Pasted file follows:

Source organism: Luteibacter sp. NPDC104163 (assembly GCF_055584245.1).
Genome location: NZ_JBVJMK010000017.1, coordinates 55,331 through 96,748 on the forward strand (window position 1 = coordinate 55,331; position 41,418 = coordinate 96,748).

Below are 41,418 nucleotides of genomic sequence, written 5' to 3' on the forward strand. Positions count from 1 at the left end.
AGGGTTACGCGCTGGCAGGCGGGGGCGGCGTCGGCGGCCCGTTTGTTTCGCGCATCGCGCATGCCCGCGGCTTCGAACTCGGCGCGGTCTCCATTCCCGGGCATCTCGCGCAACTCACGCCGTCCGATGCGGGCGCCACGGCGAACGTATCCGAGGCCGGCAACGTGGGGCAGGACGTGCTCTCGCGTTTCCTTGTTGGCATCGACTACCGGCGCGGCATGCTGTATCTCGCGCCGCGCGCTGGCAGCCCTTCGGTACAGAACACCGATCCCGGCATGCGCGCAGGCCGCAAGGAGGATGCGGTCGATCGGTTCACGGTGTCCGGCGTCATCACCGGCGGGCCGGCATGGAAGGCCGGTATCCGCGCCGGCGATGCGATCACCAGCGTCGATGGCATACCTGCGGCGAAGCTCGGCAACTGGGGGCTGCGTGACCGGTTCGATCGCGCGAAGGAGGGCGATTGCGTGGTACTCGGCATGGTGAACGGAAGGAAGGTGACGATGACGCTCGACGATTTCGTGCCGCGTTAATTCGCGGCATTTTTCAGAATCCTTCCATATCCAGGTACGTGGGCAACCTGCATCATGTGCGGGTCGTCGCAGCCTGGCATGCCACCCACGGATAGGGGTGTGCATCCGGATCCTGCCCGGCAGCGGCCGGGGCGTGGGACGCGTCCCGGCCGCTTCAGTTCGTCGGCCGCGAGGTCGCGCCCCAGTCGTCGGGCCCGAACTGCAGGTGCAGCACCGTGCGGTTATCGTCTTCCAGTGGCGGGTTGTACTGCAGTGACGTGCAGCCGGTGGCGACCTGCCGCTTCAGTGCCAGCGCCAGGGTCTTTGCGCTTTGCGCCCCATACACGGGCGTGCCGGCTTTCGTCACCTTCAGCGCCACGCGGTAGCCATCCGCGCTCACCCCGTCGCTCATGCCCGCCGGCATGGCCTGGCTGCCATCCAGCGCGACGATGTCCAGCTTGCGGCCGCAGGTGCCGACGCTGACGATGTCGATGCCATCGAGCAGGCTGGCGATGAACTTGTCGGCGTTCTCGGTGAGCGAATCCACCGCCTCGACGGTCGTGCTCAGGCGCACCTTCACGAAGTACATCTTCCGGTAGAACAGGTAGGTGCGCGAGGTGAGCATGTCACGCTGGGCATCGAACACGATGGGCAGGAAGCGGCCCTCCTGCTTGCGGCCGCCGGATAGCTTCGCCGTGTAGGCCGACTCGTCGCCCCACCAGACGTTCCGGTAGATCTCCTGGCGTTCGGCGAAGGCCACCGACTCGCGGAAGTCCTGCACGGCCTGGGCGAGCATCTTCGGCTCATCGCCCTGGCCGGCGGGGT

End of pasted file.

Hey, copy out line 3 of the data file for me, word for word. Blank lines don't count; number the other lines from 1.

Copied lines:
Below are 41,418 nucleotides of genomic sequence, written 5' to 3' on the forward strand. Positions count from 1 at the left end.